Then the boning channels for the bust seam could be sewn, like the boning channels elsewhere on the corset these were tied to the wrong side so that there was no visible back stitching.

 

Next the side seams were prepared, I secured the cotton petersham tape I was using as a waist tape over the waistline, ensuring it was long enough to be caught into the front to side seam.
The side to bust panels were then sewn together right sides together, making sure the bagged out bust top edge lined up with the tacking stitches on the side seam for a smooth finish.

The seam allowances could then be trimmed down. This seam is covered with a taped boning channel so a length of tape was cut to size and then pinned evenly over the seam.
This was followed by using a ‘stitch in the ditch’ foot from the right side of the corset. This foot lines up perfectly with the seam and stitches in the ditch of the seam resulting in beautiful invisible stitching. These threads were also tied to the wrong side. Then boning channels are sewn on either side of the stitch in ditch seam.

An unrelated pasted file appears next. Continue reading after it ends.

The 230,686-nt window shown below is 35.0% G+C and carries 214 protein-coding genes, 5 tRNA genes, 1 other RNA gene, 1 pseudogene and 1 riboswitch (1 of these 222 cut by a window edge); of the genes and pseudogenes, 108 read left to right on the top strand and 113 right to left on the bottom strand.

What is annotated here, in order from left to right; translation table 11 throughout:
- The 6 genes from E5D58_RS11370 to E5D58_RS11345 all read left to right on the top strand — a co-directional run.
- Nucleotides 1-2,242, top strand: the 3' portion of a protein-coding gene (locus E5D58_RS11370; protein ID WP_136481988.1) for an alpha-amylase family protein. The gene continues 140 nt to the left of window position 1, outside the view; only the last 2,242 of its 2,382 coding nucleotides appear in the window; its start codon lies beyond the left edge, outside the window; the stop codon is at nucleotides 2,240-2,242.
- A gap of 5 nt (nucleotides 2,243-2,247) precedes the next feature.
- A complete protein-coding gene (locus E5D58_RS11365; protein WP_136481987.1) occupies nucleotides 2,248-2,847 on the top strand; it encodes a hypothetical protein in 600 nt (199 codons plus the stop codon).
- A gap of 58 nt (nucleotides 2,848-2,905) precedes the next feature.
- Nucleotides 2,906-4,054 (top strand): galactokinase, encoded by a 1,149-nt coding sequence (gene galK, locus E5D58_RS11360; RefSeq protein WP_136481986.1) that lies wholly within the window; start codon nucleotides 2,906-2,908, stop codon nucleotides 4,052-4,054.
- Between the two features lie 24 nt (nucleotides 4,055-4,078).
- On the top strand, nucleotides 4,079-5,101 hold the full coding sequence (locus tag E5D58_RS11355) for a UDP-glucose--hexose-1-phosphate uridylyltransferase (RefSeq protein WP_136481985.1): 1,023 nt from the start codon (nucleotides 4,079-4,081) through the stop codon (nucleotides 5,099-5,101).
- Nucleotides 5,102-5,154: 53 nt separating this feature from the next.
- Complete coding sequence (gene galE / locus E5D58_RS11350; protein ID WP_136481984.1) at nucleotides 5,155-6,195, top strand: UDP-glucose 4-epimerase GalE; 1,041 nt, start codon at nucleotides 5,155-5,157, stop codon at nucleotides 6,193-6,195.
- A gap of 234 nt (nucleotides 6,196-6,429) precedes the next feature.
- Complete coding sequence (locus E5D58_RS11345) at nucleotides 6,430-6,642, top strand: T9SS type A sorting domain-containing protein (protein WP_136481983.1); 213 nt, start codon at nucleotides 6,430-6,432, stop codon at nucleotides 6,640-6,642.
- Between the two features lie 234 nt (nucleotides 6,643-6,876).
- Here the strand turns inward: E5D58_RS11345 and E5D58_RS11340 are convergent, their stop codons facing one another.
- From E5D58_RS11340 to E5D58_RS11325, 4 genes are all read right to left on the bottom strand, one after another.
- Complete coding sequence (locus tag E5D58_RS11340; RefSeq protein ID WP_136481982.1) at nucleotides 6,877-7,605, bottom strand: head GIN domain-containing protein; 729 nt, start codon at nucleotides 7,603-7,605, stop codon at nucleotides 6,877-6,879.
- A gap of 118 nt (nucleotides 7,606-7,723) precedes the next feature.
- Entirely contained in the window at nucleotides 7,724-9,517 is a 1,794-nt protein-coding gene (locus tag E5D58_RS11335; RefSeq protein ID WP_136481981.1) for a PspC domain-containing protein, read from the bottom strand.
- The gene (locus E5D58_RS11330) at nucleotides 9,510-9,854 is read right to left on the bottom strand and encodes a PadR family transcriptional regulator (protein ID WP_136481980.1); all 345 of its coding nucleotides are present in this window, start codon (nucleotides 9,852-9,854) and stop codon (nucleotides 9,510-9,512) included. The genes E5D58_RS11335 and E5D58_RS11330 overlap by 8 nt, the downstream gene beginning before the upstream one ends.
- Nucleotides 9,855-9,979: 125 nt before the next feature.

IMG_0202The side to centre back panels were then sewn together in the same fashion. Although the waist tape was not caught in this initial seam. After the initial seam had been sewn it was pressed and trimmed, the waist tape was then brought across following the waist line (keeping it taunt in this process) and pinned to keep it in place while the tapped seam was sewn.

966F86B6-2C50-4158-B2D1-602674EA4096The stitch in the ditch foot was used for this process and boning channels were again sewn on either side of the seam.
Lastly the waist tape is caught into the final eyelet channel bone channel. This bone chenel is also tapped, the waist tape was brought up to where the bone hennl would be sewn and then was folded back on itself a fraction to prevent any raw/exposed edges. The taped boning channel was then sewn over this.